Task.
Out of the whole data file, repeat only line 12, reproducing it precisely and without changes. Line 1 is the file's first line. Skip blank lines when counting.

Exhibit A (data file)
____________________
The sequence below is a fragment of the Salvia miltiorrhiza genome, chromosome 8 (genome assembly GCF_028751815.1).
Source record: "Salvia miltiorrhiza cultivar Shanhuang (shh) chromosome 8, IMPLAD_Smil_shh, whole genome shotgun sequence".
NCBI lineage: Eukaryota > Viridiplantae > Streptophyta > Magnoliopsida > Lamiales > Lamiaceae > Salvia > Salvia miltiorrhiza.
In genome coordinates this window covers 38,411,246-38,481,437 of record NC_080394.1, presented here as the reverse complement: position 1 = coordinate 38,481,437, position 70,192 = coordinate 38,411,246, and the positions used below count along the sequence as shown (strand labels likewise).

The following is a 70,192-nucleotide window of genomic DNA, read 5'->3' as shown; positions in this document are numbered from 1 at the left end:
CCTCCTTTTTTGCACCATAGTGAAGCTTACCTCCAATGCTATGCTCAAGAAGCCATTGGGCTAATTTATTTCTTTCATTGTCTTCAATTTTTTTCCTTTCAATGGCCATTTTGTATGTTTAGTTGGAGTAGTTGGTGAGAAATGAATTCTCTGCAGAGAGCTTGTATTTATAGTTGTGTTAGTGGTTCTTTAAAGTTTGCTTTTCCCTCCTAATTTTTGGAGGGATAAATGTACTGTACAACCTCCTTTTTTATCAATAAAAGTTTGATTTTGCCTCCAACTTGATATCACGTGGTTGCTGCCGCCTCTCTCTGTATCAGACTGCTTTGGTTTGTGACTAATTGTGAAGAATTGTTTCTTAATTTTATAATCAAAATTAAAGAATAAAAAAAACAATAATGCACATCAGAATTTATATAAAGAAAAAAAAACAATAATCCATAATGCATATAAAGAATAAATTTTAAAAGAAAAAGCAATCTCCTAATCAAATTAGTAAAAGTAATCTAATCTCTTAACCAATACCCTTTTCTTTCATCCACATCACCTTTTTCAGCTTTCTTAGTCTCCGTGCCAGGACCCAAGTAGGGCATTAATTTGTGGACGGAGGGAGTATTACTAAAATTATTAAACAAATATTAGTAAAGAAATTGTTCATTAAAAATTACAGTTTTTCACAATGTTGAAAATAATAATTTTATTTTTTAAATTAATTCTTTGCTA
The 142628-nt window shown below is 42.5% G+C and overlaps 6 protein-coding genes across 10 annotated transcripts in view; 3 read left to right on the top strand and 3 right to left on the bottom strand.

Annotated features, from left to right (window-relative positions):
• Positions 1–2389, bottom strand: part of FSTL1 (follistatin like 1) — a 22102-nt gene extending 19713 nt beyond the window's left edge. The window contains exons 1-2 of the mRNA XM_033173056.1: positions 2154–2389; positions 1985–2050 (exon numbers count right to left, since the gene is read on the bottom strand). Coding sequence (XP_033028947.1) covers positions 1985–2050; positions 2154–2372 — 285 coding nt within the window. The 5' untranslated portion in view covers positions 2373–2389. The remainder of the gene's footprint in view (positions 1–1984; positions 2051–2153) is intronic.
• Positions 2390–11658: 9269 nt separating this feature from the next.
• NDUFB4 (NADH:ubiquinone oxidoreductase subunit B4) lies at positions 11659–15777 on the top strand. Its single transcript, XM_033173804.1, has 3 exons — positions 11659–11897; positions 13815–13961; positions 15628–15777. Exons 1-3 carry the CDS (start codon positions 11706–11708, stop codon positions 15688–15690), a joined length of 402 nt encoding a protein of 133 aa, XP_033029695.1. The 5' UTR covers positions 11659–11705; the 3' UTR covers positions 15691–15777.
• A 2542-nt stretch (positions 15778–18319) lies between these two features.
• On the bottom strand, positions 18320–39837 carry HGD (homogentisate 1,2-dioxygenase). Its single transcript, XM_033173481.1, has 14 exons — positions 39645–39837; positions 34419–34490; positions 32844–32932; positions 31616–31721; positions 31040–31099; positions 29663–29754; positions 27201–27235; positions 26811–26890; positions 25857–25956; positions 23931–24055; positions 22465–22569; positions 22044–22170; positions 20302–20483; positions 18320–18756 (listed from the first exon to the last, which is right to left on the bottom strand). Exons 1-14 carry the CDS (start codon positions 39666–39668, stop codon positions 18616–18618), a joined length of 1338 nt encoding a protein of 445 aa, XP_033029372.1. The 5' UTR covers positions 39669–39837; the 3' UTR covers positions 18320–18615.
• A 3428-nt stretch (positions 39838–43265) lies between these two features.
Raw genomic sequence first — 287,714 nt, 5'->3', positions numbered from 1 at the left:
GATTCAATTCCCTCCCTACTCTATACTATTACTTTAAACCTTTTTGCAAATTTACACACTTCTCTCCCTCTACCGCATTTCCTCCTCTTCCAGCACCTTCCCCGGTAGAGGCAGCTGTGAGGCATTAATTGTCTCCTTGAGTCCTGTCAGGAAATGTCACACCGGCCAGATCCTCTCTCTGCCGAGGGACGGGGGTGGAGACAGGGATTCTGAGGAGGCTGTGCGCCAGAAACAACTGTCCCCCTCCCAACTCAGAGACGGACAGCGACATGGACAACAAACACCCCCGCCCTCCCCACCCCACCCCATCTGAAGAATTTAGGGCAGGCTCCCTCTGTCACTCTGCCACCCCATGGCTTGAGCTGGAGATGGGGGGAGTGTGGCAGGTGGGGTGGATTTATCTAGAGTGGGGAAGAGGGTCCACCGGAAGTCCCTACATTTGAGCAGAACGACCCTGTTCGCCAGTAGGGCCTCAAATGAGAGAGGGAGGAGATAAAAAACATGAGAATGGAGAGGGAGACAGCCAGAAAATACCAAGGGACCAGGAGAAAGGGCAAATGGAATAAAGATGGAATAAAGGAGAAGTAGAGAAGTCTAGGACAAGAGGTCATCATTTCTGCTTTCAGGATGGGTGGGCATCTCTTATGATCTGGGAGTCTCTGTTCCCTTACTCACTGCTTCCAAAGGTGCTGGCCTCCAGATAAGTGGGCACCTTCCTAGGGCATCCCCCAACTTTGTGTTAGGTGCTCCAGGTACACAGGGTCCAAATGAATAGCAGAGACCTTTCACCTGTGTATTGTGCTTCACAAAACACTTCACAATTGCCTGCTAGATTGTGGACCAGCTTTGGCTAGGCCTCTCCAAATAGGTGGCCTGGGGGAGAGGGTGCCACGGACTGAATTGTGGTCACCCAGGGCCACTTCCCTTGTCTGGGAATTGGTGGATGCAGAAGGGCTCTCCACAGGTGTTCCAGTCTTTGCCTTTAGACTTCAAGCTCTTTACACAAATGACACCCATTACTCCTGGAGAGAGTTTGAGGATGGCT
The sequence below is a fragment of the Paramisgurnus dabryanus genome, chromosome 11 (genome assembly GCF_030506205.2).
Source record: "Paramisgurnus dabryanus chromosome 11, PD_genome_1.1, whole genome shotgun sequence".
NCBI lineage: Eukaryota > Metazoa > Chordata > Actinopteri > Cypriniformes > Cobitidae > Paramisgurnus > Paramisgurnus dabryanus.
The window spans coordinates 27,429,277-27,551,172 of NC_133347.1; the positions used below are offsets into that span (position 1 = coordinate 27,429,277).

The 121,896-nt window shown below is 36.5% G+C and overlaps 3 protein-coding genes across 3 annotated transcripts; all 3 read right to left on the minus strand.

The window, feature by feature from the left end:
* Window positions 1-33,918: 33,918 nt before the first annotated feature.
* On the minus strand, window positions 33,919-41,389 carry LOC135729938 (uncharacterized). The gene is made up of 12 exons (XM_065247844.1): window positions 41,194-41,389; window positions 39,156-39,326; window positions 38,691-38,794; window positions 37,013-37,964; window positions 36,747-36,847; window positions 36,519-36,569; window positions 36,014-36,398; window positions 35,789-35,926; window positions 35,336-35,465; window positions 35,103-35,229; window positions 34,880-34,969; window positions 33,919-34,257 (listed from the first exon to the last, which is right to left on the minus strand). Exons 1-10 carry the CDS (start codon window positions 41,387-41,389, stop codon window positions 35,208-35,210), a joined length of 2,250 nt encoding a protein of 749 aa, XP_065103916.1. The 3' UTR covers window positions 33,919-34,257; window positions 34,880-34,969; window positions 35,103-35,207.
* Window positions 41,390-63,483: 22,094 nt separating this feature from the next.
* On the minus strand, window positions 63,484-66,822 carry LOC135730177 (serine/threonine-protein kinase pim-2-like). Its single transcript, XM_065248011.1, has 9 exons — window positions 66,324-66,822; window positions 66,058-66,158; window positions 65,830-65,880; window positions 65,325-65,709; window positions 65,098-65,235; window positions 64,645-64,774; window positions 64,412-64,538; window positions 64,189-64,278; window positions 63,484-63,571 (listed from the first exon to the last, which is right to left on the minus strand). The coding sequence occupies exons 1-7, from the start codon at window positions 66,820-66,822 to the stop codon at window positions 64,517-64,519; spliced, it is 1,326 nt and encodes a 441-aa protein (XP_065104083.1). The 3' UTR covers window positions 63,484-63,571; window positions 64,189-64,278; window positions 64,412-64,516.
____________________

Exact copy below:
• A 2542-nt stretch (positions 15778–18319) lies between these two features.